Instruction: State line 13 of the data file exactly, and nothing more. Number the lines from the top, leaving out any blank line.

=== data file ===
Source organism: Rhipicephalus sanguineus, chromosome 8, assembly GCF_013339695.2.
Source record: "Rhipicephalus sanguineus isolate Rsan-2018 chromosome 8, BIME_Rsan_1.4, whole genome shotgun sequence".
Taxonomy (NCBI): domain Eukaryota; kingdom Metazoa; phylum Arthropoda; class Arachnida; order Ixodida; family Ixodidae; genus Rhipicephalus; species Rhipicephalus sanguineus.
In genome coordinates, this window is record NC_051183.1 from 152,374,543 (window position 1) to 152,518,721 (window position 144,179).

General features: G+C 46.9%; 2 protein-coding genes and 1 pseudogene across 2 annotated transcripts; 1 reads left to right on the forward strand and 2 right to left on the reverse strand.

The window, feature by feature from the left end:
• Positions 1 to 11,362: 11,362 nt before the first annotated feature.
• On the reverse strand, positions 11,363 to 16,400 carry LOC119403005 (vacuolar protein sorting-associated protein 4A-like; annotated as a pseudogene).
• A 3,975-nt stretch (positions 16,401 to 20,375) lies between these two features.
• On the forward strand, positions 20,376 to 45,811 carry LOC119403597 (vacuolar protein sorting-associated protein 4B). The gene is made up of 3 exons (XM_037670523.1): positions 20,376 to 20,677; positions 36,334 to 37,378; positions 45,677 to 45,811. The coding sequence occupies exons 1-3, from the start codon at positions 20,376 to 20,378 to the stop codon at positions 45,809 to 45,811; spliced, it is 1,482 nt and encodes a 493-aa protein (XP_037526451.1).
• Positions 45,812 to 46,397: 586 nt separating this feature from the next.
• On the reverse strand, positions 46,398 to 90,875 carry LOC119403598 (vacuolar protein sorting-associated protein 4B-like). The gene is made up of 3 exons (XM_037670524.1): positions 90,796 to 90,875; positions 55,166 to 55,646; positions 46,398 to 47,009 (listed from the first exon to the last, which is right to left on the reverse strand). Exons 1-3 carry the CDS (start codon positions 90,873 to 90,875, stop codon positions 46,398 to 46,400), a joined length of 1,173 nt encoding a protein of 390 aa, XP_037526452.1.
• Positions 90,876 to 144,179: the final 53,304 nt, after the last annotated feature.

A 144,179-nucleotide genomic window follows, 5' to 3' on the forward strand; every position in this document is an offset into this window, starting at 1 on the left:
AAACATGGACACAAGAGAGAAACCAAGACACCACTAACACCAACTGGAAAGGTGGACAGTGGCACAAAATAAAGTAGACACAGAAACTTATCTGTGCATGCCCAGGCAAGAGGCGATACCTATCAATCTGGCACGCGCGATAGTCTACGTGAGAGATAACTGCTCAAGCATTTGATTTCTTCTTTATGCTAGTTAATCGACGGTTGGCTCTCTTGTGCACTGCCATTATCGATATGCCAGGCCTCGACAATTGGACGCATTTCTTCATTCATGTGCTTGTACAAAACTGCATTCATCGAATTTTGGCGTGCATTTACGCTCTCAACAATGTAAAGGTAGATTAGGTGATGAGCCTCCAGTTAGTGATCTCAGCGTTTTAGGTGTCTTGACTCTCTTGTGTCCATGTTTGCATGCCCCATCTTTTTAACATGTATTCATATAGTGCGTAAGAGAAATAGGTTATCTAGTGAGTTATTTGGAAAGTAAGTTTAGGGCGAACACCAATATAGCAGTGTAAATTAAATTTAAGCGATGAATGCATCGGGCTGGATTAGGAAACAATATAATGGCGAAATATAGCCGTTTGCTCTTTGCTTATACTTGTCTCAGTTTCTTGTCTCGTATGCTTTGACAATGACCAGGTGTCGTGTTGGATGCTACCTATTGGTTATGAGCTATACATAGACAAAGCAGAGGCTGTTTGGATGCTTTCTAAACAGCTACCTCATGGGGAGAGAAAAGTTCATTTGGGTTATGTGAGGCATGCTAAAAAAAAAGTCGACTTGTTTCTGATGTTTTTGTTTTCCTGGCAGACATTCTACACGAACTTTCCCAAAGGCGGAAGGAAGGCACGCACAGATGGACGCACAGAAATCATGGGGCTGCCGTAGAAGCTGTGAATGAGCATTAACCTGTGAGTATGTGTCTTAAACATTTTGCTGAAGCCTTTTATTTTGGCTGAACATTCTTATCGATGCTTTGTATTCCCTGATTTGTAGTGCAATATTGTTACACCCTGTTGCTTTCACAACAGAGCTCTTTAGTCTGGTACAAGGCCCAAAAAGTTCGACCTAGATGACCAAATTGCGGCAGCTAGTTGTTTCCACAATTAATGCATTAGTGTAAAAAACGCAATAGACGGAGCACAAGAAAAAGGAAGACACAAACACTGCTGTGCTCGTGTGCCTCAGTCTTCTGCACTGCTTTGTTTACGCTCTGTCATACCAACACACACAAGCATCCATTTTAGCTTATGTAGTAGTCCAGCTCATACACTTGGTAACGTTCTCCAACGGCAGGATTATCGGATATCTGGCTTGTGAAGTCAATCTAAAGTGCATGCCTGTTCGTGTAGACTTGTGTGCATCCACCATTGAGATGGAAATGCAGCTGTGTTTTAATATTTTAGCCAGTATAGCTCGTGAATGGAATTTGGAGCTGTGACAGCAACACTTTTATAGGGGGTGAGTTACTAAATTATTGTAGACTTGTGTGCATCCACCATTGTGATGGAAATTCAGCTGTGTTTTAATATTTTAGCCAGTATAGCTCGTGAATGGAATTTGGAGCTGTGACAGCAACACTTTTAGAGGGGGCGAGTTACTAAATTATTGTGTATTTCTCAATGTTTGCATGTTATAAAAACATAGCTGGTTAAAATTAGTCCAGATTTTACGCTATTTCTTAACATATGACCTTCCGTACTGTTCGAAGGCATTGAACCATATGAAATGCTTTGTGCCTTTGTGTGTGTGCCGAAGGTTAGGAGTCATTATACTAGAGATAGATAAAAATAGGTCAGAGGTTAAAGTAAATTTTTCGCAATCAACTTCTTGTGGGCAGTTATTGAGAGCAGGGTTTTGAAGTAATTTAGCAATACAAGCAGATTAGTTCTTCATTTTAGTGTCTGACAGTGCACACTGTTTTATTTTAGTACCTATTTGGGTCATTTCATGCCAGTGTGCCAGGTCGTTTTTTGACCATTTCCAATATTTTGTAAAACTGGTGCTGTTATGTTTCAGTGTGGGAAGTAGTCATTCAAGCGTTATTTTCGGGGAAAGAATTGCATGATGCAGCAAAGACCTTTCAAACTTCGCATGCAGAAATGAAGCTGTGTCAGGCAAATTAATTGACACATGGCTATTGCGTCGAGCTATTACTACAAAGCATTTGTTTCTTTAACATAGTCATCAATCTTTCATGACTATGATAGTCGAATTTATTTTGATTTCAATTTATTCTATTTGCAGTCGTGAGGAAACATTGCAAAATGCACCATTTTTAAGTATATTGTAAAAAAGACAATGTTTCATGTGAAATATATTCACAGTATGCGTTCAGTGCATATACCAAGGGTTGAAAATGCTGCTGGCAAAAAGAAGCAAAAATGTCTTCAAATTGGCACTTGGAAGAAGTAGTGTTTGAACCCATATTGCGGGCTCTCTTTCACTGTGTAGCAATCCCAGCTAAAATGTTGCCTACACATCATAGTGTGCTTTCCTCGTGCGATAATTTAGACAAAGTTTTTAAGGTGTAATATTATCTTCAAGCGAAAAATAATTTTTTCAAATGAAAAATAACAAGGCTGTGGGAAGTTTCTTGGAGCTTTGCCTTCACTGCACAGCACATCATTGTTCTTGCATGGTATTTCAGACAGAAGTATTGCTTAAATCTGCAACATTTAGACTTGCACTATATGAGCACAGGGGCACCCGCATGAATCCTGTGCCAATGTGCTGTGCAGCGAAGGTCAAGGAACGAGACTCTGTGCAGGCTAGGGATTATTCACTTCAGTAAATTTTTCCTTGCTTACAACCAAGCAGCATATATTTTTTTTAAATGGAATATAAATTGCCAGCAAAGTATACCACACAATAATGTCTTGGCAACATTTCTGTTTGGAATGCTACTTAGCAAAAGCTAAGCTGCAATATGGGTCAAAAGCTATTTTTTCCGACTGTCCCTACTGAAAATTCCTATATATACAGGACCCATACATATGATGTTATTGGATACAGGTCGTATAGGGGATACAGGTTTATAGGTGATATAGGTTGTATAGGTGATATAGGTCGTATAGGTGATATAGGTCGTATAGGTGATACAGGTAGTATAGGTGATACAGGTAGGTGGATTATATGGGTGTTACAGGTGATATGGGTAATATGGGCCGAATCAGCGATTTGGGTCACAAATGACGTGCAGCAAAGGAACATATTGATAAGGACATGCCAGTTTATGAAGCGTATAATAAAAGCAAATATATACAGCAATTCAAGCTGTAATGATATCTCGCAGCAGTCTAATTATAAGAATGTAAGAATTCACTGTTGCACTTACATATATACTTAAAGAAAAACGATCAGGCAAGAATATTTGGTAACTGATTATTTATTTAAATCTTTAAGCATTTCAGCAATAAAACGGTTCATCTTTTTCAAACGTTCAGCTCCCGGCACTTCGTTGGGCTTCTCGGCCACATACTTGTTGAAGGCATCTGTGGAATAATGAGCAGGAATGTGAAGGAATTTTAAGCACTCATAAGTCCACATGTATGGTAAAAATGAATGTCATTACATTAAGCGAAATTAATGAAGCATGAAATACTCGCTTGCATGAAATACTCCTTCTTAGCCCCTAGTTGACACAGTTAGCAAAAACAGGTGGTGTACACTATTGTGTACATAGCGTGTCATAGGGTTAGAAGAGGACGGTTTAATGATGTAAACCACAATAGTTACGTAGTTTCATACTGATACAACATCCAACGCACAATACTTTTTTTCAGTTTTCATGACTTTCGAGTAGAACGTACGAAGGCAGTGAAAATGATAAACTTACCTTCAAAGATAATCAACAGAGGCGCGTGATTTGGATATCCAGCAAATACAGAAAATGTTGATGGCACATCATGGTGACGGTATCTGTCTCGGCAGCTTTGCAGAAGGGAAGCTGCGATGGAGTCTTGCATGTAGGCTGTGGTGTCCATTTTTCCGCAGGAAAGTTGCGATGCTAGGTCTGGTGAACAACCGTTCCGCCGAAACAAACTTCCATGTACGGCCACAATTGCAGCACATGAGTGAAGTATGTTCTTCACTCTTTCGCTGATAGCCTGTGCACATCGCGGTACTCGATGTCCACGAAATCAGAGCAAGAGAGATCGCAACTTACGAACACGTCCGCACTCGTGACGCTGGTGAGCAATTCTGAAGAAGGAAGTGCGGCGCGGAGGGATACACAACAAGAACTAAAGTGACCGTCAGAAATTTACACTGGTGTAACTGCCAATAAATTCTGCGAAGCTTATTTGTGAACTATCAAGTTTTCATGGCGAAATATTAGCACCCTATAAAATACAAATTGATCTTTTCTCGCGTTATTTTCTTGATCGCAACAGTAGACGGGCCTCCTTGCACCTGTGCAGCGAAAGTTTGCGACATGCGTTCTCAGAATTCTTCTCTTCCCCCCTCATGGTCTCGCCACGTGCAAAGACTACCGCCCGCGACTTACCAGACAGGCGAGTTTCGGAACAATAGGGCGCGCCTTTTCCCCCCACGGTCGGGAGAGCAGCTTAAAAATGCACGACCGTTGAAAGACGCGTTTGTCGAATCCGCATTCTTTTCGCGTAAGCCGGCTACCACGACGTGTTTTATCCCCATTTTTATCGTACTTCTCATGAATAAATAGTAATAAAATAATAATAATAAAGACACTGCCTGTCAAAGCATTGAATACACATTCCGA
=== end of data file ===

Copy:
• Positions 90,876 to 144,179: the final 53,304 nt, after the last annotated feature.